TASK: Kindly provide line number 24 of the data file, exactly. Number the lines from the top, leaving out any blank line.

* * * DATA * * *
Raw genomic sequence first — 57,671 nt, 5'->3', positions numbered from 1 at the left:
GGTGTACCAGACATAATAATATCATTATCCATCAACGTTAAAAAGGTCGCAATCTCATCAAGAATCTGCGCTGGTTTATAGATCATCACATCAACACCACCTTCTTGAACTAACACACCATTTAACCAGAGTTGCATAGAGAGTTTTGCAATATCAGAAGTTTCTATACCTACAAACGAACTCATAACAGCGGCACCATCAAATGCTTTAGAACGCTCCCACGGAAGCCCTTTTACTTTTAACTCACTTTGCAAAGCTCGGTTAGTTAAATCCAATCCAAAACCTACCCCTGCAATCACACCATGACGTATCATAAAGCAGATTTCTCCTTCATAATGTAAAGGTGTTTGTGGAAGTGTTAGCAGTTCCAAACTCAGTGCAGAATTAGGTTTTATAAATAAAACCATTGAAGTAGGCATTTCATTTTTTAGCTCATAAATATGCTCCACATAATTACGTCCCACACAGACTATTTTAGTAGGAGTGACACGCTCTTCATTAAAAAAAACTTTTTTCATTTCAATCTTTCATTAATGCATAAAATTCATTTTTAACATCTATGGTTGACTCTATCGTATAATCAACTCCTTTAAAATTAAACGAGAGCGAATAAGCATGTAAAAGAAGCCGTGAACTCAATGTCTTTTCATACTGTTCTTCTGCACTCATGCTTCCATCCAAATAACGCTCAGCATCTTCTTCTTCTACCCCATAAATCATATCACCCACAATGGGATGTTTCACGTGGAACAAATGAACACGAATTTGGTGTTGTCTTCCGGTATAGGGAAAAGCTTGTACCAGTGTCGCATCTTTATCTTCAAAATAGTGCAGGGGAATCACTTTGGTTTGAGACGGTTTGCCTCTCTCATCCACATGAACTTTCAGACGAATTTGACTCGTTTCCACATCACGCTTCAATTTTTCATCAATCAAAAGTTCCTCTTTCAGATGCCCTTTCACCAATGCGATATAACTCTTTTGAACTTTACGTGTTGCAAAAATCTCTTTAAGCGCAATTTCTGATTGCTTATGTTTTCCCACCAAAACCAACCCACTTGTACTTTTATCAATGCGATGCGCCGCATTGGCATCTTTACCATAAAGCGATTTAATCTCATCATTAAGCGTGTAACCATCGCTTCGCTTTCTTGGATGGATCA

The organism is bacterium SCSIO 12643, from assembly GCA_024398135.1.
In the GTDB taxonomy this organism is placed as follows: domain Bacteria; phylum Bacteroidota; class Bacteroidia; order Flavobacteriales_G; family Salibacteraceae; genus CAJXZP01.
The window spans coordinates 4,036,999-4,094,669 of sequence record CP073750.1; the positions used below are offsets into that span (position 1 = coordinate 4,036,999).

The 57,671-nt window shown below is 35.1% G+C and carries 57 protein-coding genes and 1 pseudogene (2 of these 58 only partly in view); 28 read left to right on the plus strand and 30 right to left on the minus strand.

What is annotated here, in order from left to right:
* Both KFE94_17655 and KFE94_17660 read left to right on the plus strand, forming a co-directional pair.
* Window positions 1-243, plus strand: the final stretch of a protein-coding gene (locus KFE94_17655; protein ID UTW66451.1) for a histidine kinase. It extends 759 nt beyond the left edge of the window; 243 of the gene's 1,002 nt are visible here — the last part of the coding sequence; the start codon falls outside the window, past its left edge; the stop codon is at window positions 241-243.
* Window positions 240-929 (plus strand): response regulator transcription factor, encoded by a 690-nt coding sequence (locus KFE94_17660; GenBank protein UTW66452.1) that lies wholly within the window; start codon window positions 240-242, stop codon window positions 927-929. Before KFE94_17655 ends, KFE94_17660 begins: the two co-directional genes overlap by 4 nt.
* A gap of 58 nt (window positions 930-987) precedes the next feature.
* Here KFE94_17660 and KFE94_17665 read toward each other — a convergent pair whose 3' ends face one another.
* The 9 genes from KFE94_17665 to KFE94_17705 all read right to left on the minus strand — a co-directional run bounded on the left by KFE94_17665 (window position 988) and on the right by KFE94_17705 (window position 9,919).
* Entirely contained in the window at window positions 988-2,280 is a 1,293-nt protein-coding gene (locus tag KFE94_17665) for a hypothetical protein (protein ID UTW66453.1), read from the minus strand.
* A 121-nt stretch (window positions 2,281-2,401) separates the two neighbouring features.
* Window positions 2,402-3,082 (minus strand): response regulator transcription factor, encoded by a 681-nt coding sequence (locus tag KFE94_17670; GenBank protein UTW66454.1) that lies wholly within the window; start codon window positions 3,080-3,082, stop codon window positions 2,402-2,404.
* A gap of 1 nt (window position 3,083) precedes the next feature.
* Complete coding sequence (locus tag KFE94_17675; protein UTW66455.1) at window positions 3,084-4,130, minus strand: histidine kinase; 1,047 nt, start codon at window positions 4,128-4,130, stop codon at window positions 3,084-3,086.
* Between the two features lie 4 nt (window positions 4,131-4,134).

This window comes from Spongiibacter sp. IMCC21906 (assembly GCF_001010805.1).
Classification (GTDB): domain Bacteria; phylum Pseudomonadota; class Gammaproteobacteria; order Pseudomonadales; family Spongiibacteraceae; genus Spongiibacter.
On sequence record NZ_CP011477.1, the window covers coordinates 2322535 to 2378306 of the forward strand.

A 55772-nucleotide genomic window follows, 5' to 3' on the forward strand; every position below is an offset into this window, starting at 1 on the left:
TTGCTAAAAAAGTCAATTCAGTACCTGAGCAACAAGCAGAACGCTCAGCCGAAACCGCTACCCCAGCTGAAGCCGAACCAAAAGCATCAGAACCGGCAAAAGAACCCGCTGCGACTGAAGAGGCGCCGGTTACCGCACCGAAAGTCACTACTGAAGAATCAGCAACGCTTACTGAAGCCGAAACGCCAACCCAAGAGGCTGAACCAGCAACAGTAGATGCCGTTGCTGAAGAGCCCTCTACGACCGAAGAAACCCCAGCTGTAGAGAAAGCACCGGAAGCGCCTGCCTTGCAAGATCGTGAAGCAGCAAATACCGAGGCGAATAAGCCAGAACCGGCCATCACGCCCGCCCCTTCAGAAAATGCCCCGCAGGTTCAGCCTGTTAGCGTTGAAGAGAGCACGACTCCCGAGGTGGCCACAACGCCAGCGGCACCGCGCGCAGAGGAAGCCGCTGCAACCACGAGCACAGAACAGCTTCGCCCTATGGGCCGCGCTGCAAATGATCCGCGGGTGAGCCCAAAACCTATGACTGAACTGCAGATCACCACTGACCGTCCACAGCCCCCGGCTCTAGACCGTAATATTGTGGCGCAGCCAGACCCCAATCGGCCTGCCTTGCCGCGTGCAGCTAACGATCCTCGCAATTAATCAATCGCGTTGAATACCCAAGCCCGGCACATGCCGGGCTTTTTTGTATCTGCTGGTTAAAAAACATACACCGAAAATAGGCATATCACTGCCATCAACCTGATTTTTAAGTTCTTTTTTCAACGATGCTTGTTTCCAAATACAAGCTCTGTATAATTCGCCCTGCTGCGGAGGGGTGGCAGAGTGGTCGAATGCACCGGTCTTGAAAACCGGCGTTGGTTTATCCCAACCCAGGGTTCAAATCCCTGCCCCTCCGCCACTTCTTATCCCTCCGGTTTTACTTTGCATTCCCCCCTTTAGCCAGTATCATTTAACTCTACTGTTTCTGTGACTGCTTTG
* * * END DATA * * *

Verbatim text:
TTGCTAAAAAAGTCAATTCAGTACCTGAGCAACAAGCAGAACGCTCAGCCGAAACCGCTACCCCAGCTGAAGCCGAACCAAAAGCATCAGAACCGGCAAAAGAACCCGCTGCGACTGAAGAGGCGCCGGTTACCGCACCGAAAGTCACTACTGAAGAATCAGCAACGCTTACTGAAGCCGAAACGCCAACCCAAGAGGCTGAACCAGCAACAGTAGATGCCGTTGCTGAAGAGCCCTCTACGACCGAAGAAACCCCAGCTGTAGAGAAAGCACCGGAAGCGCCTGCCTTGCAAGATCGTGAAGCAGCAAATACCGAGGCGAATAAGCCAGAACCGGCCATCACGCCCGCCCCTTCAGAAAATGCCCCGCAGGTTCAGCCTGTTAGCGTTGAAGAGAGCACGACTCCCGAGGTGGCCACAACGCCAGCGGCACCGCGCGCAGAGGAAGCCGCTGCAACCACGAGCACAGAACAGCTTCGCCCTATGGGCCGCGCTGCAAATGATCCGCGGGTGAGCCCAAAACCTATGACTGAACTGCAGATCACCACTGACCGTCCACAGCCCCCGGCTCTAGACCGTAATATTGTGGCGCAGCCAGACCCCAATCGGCCTGCCTTGCCGCGTGCAGCTAACGATCCTCGCAATTAATCAATCGCGTTGAATACCCAAGCCCGGCACATGCCGGGCTTTTTTGTATCTGCTGGTTAAAAAACATACACCGAAAATAGGCATATCACTGCCATCAACCTGATTTTTAAGTTCTTTTTTCAACGATGCTTGTTTCCAAATACAAGCTCTGTATAATTCGCCCTGCTGCGGAGGGGTGGCAGAGTGGTCGAATGCACCGGTCTTGAAAACCGGCGTTGGTTTATCCCAACCCAGGGTTCAAATCCCTGCCCCTCCGCCACTTCTTATCCCTCCGGTTTTACTTTGCATTCCCCCCTTTAGCCAGTATCATTTAACTCTACTGTTTCTGTGACTGCTTTG